Most of us have faced the interview question, “What are your strengths?” And most of us have given an answer that is some variation on “I’m a team player” or “I’m very detail oriented.”

To avoid putting the interviewer into a boredom-induced coma, why not try something different? I suggest that you prepare for this question beforehand by asking some friends or coworkers what your strengths are, or what unique quality you bring to the work experience. Then tell an interviewer that, instead of depending on your own view of what you bring to the table, you decided to quiz your coworkers. Then tell the interviewer what feedback they gave you.

The reason for this is that many people who are particularly strong in certain skills also happen to take those skills for granted and would never highlight them in an interview. Also, people very often don’t see themselves as others see them.

For example, I am obsessive about returning messages or email on a timely basis. Part of this is because I hate a cluttered inbox. Part of it is that, back in 400 BC when I was growing up, it was rude not to respond to someone who was talking to you. And since I was around when email was born, it seemed to me another way of speaking to others, not just a storage place for communication that you may or may not get to in your lifetime.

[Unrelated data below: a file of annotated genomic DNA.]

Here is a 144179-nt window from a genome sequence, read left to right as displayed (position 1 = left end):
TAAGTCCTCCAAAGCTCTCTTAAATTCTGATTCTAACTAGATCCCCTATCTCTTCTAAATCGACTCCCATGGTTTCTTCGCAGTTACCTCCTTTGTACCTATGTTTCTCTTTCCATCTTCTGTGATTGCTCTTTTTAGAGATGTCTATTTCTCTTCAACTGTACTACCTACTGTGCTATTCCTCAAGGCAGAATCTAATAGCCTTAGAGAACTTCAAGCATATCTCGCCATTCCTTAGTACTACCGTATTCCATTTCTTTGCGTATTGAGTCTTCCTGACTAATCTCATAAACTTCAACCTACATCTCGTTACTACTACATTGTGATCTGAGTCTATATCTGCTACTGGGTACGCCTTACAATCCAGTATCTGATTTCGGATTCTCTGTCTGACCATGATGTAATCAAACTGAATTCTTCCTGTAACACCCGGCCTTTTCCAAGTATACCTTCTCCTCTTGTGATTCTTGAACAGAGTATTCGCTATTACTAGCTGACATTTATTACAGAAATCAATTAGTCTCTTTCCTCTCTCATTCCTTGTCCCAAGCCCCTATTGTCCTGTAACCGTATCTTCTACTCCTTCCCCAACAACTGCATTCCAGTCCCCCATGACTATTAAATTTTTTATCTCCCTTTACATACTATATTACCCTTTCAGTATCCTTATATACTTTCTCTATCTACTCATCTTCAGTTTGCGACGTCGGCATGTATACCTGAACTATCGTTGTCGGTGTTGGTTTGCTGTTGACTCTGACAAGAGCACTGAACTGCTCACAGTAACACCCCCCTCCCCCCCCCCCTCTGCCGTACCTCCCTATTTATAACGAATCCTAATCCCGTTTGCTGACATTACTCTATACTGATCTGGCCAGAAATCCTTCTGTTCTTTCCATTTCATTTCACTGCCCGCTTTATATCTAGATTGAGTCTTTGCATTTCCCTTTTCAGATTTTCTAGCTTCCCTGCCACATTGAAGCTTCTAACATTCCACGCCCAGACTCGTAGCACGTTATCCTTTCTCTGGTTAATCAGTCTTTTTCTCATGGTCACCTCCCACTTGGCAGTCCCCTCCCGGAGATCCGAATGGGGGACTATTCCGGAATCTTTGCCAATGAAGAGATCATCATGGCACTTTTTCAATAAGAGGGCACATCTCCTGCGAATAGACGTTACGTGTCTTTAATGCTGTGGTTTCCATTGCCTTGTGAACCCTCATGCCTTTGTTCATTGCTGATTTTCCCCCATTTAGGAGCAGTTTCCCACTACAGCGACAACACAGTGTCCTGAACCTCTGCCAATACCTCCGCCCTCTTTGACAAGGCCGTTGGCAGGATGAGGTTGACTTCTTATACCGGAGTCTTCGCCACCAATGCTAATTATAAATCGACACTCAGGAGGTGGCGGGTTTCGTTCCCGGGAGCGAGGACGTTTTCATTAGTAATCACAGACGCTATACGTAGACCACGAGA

I am always surprised when someone answers a response from me by thanking me for the fast response, as if it’s an unheard of courtesy. This behavior of mine is something I take for granted, but it is something others see as a benefit. Something I may feel is an obsessive/compulsive tic may be viewed as a communication skill.

So before your next interview, ask your colleagues what they would consider the areas you excel at. And then use that feedback to answer the dreaded, “What are your strengths?” interview question. (Of course if your question is greeted by an awkward 5-minute silence, you might want to go with your own list.)